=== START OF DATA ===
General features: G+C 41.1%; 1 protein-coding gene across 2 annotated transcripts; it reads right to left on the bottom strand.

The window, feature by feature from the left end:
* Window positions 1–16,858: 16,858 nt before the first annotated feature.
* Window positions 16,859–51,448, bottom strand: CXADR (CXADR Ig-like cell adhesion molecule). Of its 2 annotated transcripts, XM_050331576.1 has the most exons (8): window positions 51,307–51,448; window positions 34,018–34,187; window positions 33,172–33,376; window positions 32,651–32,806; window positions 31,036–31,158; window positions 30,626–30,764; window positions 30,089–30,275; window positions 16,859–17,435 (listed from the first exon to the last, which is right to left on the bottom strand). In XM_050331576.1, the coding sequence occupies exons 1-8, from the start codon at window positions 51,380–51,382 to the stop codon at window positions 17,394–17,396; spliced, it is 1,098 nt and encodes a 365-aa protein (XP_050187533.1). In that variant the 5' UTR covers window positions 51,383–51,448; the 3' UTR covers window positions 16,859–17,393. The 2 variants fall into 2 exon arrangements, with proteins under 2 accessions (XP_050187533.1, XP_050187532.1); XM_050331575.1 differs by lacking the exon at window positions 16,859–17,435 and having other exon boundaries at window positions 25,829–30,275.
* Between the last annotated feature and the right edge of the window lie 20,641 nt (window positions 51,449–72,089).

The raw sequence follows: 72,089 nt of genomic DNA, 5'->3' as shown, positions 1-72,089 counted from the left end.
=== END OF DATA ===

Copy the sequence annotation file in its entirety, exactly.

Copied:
General features: G+C 41.1%; 1 protein-coding gene across 2 annotated transcripts; it reads right to left on the bottom strand.

The window, feature by feature from the left end:
* Window positions 1–16,858: 16,858 nt before the first annotated feature.
* Window positions 16,859–51,448, bottom strand: CXADR (CXADR Ig-like cell adhesion molecule). Of its 2 annotated transcripts, XM_050331576.1 has the most exons (8): window positions 51,307–51,448; window positions 34,018–34,187; window positions 33,172–33,376; window positions 32,651–32,806; window positions 31,036–31,158; window positions 30,626–30,764; window positions 30,089–30,275; window positions 16,859–17,435 (listed from the first exon to the last, which is right to left on the bottom strand). In XM_050331576.1, the coding sequence occupies exons 1-8, from the start codon at window positions 51,380–51,382 to the stop codon at window positions 17,394–17,396; spliced, it is 1,098 nt and encodes a 365-aa protein (XP_050187533.1). In that variant the 5' UTR covers window positions 51,383–51,448; the 3' UTR covers window positions 16,859–17,393. The 2 variants fall into 2 exon arrangements, with proteins under 2 accessions (XP_050187533.1, XP_050187532.1); XM_050331575.1 differs by lacking the exon at window positions 16,859–17,435 and having other exon boundaries at window positions 25,829–30,275.
* Between the last annotated feature and the right edge of the window lie 20,641 nt (window positions 51,449–72,089).

The raw sequence follows: 72,089 nt of genomic DNA, 5'->3' as shown, positions 1-72,089 counted from the left end.